A coronavirus vaccine has been approved. But how many people will actually get it?
Posted December 12, 2020 7:14 p.m. EST
Updated December 13, 2020 9:10 a.m. EST
Pfizer's coronavirus vaccine has now been authorized for emergency use by the Food and Drug Administration. Now, the race is on to get the vaccine to people across the country.
States could receive a Pfizer vaccine as early as Monday, US officials said on Saturday. State and local officials said that the vaccine could be distributed widely as early as spring of next year.
But according to a new poll released by AP-NORC, only about half of Americans are ready to roll up their sleeves when their turn comes. Infectious disease expert Dr. Anthony Fauci said that for herd immunity to be achieved, about 75 to 80% of people need to be vaccinated, but polling shows public trust in a vaccine is below that line.
Pfizer's vaccine was produced and approved in record time, which has inflamed public mistrust surrounding vaccines. The only way the vaccine will be effective and useful is if everyone will take it, experts say.
Amid a frightening surge in COVID-19 that promises a bleak winter across the country, the challenge for health authorities is to figure out what it will take to make people trust the shots that Dr. Anthony Fauci, the top U.S. infectious-disease expert, calls the light at the end of the tunnel.
Rachel Roper, associate professor of Microbiology and Immunology at East Carolina's Body School of Medicine was on a team working to accelerate a vaccine for the SARS virus. She said will "definitely" take a coronavirus vaccine, once it is made available to her.
"This was based on decades of research and knowledge that we already have, so it's not a rush job," Roper said.
Roper said if trusted leaders and celebrities are seen taking the vaccine, it could bolster confidence. Among Americans who won’t get vaccinated, the poll found 43% are concerned the vaccine itself could infect them — something that’s scientifically impossible, since the shots don’t contain any virus.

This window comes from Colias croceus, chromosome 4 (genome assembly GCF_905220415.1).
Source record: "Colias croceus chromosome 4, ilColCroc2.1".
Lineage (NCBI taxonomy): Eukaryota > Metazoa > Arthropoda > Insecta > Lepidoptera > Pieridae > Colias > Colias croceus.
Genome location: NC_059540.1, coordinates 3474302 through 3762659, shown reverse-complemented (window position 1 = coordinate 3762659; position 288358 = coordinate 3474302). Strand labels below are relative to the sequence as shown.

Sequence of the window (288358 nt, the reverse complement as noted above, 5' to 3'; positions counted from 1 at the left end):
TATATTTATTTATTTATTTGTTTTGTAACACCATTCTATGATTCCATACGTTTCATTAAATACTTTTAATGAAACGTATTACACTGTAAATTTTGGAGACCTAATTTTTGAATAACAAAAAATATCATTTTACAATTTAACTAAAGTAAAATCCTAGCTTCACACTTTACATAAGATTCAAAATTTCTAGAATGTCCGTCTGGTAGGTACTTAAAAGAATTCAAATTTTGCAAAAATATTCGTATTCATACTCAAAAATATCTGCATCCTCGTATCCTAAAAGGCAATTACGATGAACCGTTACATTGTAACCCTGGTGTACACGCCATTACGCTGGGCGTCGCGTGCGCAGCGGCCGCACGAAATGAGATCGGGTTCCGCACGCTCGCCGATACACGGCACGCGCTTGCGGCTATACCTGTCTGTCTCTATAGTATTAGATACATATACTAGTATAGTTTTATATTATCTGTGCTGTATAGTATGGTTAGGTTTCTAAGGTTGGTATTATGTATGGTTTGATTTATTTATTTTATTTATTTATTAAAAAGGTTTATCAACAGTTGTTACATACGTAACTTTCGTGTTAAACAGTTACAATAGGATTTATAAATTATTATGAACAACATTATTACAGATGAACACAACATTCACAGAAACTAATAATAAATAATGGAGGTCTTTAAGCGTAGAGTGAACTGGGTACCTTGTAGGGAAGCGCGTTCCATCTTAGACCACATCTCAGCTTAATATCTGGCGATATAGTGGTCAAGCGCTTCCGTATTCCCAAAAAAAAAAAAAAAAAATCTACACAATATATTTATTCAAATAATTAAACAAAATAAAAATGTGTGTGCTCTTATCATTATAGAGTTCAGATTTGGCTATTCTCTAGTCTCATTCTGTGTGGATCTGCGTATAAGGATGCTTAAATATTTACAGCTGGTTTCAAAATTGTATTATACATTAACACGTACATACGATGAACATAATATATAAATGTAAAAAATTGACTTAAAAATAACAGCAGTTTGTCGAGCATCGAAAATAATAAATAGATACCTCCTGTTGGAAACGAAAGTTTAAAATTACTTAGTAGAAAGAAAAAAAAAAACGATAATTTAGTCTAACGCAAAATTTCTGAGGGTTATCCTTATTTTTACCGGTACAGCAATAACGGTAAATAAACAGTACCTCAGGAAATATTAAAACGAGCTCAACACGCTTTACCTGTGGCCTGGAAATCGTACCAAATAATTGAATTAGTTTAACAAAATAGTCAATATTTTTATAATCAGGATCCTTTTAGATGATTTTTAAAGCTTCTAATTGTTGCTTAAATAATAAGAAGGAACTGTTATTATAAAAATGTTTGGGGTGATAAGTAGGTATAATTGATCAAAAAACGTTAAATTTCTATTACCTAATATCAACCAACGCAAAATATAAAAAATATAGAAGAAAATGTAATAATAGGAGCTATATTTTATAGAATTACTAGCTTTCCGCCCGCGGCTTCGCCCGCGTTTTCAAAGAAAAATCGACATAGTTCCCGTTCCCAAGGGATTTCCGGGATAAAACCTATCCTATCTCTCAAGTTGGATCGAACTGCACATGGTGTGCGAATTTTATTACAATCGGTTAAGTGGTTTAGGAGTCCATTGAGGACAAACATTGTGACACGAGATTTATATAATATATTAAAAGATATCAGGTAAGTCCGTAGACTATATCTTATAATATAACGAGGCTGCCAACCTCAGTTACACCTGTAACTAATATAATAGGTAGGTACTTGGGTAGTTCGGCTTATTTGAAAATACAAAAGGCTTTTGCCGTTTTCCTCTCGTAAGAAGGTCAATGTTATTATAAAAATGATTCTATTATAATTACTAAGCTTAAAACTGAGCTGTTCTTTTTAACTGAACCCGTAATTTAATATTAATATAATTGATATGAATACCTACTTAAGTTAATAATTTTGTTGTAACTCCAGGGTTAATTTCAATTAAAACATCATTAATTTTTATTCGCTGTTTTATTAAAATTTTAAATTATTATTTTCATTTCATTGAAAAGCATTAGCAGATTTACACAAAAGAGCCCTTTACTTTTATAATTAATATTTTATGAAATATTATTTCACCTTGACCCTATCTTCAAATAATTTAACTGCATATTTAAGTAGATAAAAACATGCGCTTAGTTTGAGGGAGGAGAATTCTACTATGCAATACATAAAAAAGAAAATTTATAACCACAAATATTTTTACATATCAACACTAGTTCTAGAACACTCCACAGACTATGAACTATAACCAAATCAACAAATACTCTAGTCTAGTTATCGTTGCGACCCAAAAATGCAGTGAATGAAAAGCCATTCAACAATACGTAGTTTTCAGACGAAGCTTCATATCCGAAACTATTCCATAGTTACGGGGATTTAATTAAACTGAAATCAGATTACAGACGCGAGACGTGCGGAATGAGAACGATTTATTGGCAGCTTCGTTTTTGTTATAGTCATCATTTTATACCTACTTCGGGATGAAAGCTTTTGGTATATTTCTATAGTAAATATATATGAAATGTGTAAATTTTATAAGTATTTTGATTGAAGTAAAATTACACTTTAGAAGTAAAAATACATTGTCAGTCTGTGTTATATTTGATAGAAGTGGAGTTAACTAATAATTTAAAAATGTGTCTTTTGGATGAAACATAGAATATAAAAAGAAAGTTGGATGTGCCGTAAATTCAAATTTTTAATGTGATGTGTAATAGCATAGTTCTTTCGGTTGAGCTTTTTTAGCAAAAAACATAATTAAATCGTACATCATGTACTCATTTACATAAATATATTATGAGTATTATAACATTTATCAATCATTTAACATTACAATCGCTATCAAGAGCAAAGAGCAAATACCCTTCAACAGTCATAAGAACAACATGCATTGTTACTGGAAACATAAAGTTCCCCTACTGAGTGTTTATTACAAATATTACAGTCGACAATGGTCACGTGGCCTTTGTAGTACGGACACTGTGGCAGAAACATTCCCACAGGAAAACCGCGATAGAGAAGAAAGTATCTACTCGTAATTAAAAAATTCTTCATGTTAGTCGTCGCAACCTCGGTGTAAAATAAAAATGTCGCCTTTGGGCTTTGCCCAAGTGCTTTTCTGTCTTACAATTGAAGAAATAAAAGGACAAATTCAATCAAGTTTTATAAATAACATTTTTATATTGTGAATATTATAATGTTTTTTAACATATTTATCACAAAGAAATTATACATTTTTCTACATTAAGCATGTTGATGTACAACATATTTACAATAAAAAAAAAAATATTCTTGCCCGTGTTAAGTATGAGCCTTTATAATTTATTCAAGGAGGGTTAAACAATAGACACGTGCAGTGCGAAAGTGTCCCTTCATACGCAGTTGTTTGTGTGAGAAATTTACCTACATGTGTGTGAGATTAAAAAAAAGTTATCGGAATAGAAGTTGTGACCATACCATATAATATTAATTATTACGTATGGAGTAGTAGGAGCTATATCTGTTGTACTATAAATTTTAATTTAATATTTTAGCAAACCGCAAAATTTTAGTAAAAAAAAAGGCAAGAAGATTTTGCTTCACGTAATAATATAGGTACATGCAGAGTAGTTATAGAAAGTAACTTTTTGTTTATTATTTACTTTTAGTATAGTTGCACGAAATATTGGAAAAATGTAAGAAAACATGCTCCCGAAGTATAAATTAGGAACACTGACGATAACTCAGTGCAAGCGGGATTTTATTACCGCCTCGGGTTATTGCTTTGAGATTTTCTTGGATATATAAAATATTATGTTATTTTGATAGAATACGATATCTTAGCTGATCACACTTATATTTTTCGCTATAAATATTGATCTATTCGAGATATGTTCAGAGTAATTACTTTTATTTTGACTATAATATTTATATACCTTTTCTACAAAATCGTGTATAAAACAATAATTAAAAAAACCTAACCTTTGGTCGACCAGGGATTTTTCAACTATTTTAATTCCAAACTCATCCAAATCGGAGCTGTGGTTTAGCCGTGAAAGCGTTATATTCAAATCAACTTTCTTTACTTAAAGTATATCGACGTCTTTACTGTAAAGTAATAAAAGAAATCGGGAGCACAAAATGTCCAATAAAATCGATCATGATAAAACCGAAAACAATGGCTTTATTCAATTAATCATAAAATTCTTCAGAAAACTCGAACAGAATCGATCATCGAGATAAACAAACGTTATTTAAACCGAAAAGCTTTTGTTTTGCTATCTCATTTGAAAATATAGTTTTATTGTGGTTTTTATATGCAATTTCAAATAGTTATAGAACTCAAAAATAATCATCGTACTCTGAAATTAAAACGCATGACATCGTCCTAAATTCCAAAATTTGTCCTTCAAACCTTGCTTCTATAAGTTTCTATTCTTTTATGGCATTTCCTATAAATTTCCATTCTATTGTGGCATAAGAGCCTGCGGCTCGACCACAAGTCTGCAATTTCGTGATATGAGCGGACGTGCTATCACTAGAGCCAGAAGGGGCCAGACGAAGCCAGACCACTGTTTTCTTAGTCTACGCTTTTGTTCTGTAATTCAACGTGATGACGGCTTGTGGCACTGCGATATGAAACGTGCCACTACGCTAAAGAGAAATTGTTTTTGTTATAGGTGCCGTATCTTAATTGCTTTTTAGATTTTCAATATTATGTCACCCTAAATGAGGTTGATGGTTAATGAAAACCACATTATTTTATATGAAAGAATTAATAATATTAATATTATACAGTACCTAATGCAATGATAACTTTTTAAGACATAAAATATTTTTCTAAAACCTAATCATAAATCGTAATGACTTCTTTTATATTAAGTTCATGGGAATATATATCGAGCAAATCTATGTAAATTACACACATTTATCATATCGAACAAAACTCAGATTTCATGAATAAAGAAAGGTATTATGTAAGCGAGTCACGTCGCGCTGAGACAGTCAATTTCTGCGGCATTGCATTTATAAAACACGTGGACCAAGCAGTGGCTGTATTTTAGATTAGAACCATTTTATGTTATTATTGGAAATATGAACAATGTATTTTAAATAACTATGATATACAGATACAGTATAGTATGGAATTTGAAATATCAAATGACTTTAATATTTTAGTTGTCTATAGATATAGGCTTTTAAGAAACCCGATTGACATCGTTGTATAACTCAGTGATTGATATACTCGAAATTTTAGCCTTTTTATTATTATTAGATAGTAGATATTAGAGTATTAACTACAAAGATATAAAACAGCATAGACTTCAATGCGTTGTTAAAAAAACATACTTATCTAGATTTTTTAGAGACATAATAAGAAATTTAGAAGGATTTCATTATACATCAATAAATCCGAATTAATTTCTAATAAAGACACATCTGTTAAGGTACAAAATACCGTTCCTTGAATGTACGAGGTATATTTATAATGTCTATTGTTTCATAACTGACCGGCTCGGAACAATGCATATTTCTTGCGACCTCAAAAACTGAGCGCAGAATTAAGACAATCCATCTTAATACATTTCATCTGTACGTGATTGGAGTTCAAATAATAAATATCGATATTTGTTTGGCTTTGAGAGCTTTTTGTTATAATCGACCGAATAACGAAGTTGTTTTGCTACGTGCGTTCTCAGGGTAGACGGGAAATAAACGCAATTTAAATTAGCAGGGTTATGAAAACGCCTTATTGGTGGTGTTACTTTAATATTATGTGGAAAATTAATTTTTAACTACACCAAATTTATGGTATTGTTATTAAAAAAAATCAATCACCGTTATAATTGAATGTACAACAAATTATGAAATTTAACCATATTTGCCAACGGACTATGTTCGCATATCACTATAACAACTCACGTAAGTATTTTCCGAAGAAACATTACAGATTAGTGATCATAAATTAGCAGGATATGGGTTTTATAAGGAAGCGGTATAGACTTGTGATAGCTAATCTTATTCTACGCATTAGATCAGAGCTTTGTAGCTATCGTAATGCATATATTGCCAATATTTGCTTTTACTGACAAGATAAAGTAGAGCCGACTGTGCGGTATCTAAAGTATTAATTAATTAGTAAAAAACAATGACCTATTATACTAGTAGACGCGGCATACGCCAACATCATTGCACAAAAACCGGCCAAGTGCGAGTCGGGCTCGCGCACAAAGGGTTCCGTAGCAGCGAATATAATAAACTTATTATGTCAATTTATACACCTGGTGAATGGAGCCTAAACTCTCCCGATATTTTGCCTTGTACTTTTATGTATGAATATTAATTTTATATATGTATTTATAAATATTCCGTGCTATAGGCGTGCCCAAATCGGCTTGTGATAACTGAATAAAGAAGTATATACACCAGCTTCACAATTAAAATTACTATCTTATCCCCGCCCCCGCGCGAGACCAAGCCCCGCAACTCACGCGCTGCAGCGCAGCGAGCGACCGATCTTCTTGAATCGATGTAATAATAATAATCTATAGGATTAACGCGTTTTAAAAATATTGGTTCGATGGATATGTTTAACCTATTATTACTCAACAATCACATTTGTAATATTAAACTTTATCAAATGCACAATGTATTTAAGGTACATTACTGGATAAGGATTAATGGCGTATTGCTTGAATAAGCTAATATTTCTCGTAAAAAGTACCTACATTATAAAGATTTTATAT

"As more and more people get it, and show that it is safe, I think people will come around," Roper said.
Fauci told the New York Times he plans to "get vaccinated publicly, in the public space, so that people can see me getting vaccinated,” as soon as “the vaccine becomes available to me.”
President-elect Joe Biden said on Friday that the American public should have confidence in a coronavirus vaccine that may soon begin to become available.
Arguing that “there is no political influence” in the vaccine, Biden stressed the scientific research that has “led us to this point.” He also reiterated his “bold and doable” commitment to trying to vaccinate 100 million Americans in the first 100 days of his administration.
Of the virus, Biden said, “We can wish this away, but we need to face it.”
Among those who don’t want to get vaccinated, about 3 in 10 said they aren’t concerned about getting seriously ill from the coronavirus, and around a quarter said the outbreak isn’t as serious as some people say. Roper said that the risk of getting coronavirus far outweighs the risk of taking a vaccine.
"Compared to the threat of coronavirus, getting COVID-19, it's a clear win for the vaccine," she said.